Andrea enjoys talking with faculty about their teaching, combining her interest in proven educational practices and love of science to work with faculty in the sciences. She became motivated to help faculty through her own experiences teaching biology courses at several universities. Her current enthusiasms are active learning, inclusive teaching and how people learn. She enjoys reading science blogs (see some of her favorites collected at Scientific American, National Geographic, and PLoS), and being active outdoors; ask her about local hiking, bicycling, paddleboarding and kayaking, and her REEF trips.
American Tobacco Campus
334 Blackwell Street
Strickland Building, Suite 340
Durham, NC 27701
Recent CIT Blog Posts
- Inorganic Chemistry Reimagined and Pre-adapted for Online Learning
- Six things I learned about face-to-face teaching in the time of Covid-19
- Teaching Students to Visualize Data with R
- Welcoming Your Students in Fall 2020
- Stages of Acceptance and Hope
Before coming to Duke, Andrea taught General Biology, Zoology, Neurobiology and Physiology at Johnson C. Smith University, and conducted supplemental active learning sessions for biology students. She assisted other faculty to use technology in instruction and delivered courses to other universities via videoteleconferencing. She encouraged students to participate in summer research internships with a combination of workshops, classroom visits and one-on-one counseling.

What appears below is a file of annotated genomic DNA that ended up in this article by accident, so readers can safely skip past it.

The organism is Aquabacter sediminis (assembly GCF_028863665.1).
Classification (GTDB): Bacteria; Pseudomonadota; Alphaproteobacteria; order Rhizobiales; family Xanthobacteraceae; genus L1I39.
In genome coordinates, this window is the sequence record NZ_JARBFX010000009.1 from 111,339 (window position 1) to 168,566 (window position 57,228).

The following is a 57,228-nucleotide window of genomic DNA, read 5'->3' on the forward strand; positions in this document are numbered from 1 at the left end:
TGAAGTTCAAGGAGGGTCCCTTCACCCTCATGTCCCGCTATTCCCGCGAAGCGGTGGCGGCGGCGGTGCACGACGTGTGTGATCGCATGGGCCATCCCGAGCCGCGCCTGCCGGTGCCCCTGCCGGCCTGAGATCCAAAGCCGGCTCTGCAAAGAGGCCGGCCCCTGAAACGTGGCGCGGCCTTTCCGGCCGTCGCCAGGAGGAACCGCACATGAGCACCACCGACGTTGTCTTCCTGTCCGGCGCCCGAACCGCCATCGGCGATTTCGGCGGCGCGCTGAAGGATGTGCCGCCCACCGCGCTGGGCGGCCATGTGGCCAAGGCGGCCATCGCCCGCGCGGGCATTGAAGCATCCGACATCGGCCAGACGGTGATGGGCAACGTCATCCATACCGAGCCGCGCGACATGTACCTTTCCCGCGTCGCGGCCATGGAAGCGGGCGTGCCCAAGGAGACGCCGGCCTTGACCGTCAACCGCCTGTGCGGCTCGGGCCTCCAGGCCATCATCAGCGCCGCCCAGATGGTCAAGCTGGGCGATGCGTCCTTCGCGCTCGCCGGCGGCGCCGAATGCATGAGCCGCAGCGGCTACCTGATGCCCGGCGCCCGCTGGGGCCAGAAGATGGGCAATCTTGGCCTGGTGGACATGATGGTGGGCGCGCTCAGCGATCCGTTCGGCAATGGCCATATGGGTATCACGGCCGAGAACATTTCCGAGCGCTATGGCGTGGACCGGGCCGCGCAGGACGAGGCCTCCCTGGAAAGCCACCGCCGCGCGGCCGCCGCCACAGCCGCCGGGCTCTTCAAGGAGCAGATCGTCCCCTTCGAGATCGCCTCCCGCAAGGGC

As a faculty member in biology at UMass Boston, Andrea taught a variety of neurobiology courses, investigated the neural and hormonal control of behavior in her laboratory, supervised undergraduate and graduate student researchers, and set up and funded an undergraduate neurobiology teaching laboratory.
Andrea earned a PhD at UC Irvine and did postdoctoral research at the Marine Biomedical Institute at the University of Texas Medical Branch and at the Institute for Neuroscience at the University of Oregon. Her research papers have broadly focused on the neural and hormonal basis of behavior.
Canelas, D. A., Hill, J. L., & Novicki, A. (2017). Cooperative learning in organic chemistry increases student assessment of learning gains in key transferable skills. Chem. Educ. Res. Pract. Advance Article https://doi.org/10.1039/C7RP00014F
Nurturing TBL Across the Curriculum. 13th Annual Conference on Team-Based Learning March 1, 2013.